Last Sunday just after breakfast I was sitting at the picnic table in front of the first tree opposite the little beach settlement of Kaiaua, just north of Miranda. I had with me a telescope and camera. There was thin cloud, a cold brisk wind, and it was about 90 minutes after high tide. This information is included so I sound like a proper twitcher.
With the help of photoshop, with which I've stuck three images together and moved a few birds around, I present to you, this panorama.
I was there mostly to see the first bird: the Eastern Curlew. An unusual visitor, it should be up in Russia breeding by now, and rarely comes to New Zealand at all, even in summer. It's the biggest wader with a wingspan of over a metre, and there are only about 20 thousand left. Look at that magnificent decurved bill (down-curved beak).
There are eight other avian species in the panorama. I've enlarged them. Spot the little ruddy turnstones near the caspian tern and the two NZ dotterals directly above. There are only about 1700 left of these.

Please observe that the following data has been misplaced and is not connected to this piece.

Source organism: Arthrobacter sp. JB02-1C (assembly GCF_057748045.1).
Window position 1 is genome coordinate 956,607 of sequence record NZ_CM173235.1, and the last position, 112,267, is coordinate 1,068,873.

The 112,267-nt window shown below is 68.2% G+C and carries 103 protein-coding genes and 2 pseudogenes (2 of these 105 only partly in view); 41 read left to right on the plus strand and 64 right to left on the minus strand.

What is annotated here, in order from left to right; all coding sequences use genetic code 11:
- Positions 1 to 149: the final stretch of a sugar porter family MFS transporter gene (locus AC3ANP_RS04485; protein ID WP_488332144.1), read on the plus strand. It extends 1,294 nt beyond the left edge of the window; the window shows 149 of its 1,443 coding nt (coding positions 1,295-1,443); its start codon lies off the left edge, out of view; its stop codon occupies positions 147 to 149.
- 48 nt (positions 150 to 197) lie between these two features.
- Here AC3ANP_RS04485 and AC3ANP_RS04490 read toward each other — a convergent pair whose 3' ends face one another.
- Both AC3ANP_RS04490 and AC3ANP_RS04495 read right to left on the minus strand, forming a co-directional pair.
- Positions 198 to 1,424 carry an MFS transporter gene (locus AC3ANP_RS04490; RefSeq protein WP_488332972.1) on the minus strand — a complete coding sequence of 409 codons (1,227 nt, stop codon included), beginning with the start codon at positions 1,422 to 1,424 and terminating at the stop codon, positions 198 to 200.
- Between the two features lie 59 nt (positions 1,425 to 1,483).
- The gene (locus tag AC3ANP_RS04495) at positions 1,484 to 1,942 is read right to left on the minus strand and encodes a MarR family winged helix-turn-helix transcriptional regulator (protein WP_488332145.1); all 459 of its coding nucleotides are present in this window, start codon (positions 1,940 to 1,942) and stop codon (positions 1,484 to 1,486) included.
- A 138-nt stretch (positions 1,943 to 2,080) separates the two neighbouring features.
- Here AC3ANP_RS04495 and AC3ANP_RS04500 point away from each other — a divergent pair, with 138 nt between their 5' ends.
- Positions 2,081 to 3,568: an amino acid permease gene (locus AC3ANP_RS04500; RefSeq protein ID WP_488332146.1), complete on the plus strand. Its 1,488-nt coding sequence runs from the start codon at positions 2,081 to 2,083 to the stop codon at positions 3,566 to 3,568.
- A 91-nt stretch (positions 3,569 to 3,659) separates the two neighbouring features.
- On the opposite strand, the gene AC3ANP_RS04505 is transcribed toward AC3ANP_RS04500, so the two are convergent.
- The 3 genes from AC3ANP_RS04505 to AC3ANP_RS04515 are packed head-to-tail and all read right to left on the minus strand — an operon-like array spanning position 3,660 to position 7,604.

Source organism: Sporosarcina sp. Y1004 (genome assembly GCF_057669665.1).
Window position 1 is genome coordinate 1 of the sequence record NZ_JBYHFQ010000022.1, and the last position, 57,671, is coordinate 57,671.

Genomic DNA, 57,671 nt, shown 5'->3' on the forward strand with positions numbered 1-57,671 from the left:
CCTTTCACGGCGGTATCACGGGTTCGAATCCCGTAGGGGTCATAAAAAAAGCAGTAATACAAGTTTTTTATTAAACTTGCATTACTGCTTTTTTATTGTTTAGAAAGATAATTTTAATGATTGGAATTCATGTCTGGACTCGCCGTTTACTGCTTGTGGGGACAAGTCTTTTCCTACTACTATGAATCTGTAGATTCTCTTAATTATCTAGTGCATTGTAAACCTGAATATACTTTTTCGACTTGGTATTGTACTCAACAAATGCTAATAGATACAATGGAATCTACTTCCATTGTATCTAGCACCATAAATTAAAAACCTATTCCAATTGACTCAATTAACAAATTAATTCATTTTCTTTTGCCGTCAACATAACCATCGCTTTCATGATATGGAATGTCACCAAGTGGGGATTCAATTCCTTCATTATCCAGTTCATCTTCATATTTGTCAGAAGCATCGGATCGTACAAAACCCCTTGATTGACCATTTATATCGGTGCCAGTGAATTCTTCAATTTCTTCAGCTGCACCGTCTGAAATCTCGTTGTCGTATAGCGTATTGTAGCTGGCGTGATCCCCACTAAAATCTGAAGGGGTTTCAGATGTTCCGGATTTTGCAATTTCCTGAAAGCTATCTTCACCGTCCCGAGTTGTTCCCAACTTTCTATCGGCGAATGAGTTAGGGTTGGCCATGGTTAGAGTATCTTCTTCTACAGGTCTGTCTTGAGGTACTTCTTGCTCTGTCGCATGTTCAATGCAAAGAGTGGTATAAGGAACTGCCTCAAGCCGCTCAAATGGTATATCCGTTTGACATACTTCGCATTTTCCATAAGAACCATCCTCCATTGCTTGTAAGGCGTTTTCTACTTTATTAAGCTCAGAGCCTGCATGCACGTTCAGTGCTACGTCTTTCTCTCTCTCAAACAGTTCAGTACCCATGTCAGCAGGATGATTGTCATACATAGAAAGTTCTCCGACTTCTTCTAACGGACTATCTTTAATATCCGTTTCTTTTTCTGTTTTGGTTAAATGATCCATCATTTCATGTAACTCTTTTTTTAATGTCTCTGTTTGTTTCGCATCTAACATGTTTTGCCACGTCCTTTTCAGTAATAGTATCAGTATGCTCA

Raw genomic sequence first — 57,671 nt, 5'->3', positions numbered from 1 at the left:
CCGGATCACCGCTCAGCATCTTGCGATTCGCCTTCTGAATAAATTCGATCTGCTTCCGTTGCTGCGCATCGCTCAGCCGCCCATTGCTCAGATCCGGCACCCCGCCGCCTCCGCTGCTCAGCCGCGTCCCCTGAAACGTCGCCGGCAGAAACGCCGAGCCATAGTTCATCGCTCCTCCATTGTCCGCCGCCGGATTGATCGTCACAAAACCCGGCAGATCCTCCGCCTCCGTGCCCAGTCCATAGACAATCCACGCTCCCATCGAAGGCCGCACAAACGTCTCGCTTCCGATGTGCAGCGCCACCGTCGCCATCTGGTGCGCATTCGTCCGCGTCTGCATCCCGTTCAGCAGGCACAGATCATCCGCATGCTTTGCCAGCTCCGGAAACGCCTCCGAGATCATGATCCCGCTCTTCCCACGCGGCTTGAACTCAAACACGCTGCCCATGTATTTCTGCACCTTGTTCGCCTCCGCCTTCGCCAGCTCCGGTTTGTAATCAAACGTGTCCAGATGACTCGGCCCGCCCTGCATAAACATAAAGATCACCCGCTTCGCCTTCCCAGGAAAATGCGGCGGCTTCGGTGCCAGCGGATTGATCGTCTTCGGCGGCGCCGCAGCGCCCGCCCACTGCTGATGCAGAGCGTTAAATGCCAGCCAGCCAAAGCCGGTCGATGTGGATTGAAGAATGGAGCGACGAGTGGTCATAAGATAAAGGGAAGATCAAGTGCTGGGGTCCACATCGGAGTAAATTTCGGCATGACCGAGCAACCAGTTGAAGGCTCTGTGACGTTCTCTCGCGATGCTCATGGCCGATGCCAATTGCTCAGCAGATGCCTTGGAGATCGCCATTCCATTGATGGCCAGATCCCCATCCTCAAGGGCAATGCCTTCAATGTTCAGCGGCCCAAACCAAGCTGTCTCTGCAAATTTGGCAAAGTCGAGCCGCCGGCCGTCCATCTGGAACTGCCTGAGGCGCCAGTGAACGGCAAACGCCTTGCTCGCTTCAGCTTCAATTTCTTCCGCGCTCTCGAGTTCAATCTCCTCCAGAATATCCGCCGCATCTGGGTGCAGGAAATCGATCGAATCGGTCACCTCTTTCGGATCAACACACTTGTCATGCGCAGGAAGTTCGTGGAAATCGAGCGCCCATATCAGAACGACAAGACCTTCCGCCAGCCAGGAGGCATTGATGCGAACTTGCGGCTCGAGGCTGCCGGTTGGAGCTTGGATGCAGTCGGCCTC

The ducks probably find the beach a safer haven than the inland ponds at the moment. Don't worry ducks! Duck sooting season will be over soon (5/5 - 31/7).
The last image, as you have probably guessed, is not a wader at all, but a member of the domestic cat family. There are plenty of these left. In fact, they are probably not likely to be endangered anytime soon. This one was directly across the road behind me and had been watching me with interest the whole two hours I was there sketching and photographing.